Possible Pairings: With the Fire on High by Elizabeth Acevedo, Dramatically Ever After by Isabel Bandeira, Serious Moonlight by Jenn Bennett, The Way You Make Me Feel by Maurene Goo, An Abundance of Katherines by John Green, A Very Large Expanse of Sea by Tahereh Mafi, Save the Date by Morgan Matson, From Twinkle, With Love by Sandhya Menon, Truly Madly Royally by Debbie Rigaud, My So-Called Bollywood Life by Nisha Sharma, The Sun is Also a Star by Nicola Yoon

Bad Luck Girl: A Chick Lit Wednesday Review

“Once upon a time, there was a girl named Callie LeRoux. She left her home in the Dust Bowl and traveled across three different worlds to free her parents from the evil king. Along the way she found her worst enemy, her best friend, and her own name.”

Bad Luck Girl by Sarah ZettelCallie has been through a lot since leaving behind the Dust Bowl in Slow Run, Kansas and traveling across the country to Los Angeles to rescue her parents from the Seelie King. Fast-talking and quick-thinking Jack Holland has been beside Callie since the beginning because that’s what best friends do.

Now that Callie’s parents are free, it feels like there should be some kind of happy ending. Or at least a rest. But the Seelie King is still spitting mad. Both the Seelie and the Unseelie courts want to find Callie. They hope to use her to manipulate the prophecy that Callie will close the gates between the worlds in their favor.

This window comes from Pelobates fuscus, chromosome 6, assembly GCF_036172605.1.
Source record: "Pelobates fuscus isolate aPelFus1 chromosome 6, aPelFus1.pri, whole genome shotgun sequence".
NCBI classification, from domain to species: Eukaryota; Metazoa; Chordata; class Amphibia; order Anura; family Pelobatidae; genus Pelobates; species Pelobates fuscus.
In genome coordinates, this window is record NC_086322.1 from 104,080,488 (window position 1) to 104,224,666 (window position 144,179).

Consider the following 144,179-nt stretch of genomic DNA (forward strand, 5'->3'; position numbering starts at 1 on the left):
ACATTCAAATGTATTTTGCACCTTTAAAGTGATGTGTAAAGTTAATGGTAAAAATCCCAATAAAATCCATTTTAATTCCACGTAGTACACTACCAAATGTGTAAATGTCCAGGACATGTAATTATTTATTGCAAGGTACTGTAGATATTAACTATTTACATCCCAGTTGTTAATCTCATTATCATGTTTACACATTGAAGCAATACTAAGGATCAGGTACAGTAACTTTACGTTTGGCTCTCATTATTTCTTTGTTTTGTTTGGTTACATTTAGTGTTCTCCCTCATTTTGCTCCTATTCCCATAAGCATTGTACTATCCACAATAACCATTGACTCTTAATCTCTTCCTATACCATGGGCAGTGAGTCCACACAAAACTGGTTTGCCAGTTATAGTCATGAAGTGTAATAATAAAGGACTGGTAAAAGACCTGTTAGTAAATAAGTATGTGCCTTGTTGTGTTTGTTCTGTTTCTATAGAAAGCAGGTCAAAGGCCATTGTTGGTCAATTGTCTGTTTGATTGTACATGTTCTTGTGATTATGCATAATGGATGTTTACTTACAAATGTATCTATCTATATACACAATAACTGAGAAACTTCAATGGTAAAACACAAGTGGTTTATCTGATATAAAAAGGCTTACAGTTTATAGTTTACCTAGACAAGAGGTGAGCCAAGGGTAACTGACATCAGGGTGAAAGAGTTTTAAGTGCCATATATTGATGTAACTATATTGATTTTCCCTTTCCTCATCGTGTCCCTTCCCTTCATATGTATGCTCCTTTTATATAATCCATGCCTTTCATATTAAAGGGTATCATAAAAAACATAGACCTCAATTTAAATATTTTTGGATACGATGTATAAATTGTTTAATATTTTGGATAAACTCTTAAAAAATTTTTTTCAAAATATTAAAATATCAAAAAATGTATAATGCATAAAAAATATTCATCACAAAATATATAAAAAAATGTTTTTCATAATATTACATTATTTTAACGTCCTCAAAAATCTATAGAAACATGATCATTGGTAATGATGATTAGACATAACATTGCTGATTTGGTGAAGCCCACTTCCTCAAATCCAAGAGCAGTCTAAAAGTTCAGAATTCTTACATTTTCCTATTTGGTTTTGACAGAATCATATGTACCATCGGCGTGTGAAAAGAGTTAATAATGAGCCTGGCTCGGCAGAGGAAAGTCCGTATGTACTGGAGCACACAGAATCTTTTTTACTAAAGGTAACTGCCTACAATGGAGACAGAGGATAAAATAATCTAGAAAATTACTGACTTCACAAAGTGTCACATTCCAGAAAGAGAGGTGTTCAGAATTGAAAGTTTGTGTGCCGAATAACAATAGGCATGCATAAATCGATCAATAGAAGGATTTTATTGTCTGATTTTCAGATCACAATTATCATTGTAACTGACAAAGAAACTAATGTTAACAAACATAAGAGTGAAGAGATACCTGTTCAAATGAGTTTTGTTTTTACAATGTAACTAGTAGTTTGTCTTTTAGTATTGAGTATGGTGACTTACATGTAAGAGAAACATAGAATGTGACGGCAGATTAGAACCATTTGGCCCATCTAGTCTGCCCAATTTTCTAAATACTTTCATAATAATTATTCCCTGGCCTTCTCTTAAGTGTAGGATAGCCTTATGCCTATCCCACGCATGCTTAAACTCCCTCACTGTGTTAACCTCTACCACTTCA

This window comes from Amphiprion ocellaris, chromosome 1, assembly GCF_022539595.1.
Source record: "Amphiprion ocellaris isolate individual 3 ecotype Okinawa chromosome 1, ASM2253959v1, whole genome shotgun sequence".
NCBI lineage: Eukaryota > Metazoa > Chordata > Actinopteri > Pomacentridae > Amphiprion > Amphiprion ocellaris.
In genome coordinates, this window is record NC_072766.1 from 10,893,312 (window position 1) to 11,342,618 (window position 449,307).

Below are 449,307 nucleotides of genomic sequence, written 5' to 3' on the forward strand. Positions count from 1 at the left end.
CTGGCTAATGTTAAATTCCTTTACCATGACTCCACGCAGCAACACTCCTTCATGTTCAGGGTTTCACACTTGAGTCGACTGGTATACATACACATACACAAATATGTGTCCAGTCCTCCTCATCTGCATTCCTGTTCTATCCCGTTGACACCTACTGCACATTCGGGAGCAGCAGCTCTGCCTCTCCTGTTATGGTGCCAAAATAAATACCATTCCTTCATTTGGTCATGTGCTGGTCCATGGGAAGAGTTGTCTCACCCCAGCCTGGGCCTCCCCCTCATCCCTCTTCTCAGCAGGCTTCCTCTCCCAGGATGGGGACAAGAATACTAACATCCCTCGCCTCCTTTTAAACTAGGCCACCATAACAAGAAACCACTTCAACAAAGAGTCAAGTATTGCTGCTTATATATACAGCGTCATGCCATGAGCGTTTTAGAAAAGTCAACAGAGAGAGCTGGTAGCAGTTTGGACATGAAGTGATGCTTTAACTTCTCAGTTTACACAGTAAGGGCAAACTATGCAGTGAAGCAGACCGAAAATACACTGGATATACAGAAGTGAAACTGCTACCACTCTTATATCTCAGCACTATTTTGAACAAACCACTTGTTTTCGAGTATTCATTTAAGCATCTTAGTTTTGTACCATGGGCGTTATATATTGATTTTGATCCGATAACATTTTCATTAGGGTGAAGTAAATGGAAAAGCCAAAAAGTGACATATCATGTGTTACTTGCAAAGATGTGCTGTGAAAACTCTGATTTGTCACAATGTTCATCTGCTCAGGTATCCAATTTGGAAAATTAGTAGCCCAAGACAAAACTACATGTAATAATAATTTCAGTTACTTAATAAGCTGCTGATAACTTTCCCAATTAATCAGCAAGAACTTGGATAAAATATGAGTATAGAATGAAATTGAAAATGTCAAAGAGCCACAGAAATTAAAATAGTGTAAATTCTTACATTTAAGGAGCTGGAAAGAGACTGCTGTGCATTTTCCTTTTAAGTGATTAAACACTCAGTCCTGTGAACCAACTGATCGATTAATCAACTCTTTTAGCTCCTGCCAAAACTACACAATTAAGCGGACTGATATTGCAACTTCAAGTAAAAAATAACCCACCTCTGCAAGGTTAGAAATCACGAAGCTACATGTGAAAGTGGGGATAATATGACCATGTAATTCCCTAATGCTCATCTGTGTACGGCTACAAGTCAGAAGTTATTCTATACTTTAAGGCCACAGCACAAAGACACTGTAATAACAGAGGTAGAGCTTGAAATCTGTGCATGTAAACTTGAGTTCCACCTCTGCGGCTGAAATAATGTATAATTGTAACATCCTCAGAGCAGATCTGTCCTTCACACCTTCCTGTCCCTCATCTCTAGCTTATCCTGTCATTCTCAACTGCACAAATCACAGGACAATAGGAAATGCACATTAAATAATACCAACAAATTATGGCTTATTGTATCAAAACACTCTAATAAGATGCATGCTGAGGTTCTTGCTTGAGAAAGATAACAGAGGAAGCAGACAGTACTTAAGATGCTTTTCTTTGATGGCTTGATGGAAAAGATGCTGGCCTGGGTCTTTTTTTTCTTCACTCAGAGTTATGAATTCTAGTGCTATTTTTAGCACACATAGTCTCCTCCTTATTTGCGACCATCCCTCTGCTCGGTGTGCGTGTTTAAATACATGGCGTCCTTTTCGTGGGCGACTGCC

Callie wants nothing to do with any of the Seelies or her Unseelie relatives. After a whole lifetime not knowing him, Callie isn’t even sure she wants anything to do with her fairy Papa. She’s even less sure how to go back to being her Mama’s daughter when so much has happened since she left Kansas.

But none of them have time to think about that. Callie’s bad luck is already a known thing and it is none too helpful as Callie, Jack and her parents try to get away from the fairies chasing them.

As word of Callie’s bad luck and her connection to the prophecy spread, Callie realizes there is never going to be a happy ending or any kind of peace. Not if Callie doesn’t take a stand in Bad Luck Girl (2014) by Sarah Zettel.

Bad Luck Girl is the conclusion of Zettel’s American Fairy Trilogy which started with Dust Girl and Golden Girl.

Zettel once again delivers a perfect blend of fantasy and historical details in the conclusion to one of my favorite trilogies. Although Callie is sometimes rash and even reckless, the story still focuses on her resilience and her development as a character. Readers and characters alike will see Callie’s growth throughout this series as well as her inner strength. Callie also contends with changing feelings for her best friend Jack as well as figuring out what it means to have parents again after so long on her own.

1935 Chicago is brought to life with Zettel’s evocative descriptions which make the city just as vivid as the characters who populate it. The fairy lore and world-building builds here to several surprising twists and an ending that is as clever as it is unexpected.